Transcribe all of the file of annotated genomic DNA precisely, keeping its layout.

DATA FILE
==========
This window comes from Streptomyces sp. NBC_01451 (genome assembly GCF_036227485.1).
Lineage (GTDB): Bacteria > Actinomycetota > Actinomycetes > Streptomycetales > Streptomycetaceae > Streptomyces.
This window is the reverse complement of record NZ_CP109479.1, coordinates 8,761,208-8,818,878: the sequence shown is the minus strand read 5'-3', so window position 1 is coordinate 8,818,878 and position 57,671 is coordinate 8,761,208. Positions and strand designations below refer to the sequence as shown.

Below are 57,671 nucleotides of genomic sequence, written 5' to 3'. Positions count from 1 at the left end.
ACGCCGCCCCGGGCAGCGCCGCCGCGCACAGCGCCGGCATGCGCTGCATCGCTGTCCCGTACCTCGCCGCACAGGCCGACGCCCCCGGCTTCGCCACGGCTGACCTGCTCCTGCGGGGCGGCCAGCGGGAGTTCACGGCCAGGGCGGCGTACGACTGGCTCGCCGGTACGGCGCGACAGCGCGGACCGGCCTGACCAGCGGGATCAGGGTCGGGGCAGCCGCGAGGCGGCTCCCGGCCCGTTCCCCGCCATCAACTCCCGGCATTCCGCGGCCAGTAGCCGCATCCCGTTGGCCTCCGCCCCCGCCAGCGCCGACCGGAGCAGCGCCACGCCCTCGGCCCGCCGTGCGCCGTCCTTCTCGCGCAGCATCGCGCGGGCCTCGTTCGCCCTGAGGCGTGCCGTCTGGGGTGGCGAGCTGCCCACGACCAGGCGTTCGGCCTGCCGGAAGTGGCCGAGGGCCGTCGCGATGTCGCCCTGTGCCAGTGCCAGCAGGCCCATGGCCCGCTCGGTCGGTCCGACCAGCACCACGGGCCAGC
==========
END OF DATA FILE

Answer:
This window comes from Streptomyces sp. NBC_01451 (genome assembly GCF_036227485.1).
Lineage (GTDB): Bacteria > Actinomycetota > Actinomycetes > Streptomycetales > Streptomycetaceae > Streptomyces.
This window is the reverse complement of record NZ_CP109479.1, coordinates 8,761,208-8,818,878: the sequence shown is the minus strand read 5'-3', so window position 1 is coordinate 8,818,878 and position 57,671 is coordinate 8,761,208. Positions and strand designations below refer to the sequence as shown.

Below are 57,671 nucleotides of genomic sequence, written 5' to 3'. Positions count from 1 at the left end.
ACGCCGCCCCGGGCAGCGCCGCCGCGCACAGCGCCGGCATGCGCTGCATCGCTGTCCCGTACCTCGCCGCACAGGCCGACGCCCCCGGCTTCGCCACGGCTGACCTGCTCCTGCGGGGCGGCCAGCGGGAGTTCACGGCCAGGGCGGCGTACGACTGGCTCGCCGGTACGGCGCGACAGCGCGGACCGGCCTGACCAGCGGGATCAGGGTCGGGGCAGCCGCGAGGCGGCTCCCGGCCCGTTCCCCGCCATCAACTCCCGGCATTCCGCGGCCAGTAGCCGCATCCCGTTGGCCTCCGCCCCCGCCAGCGCCGACCGGAGCAGCGCCACGCCCTCGGCCCGCCGTGCGCCGTCCTTCTCGCGCAGCATCGCGCGGGCCTCGTTCGCCCTGAGGCGTGCCGTCTGGGGTGGCGAGCTGCCCACGACCAGGCGTTCGGCCTGCCGGAAGTGGCCGAGGGCCGTCGCGATGTCGCCCTGTGCCAGTGCCAGCAGGCCCATGGCCCGCTCGGTCGGTCCGACCAGCACCACGGGCCAGC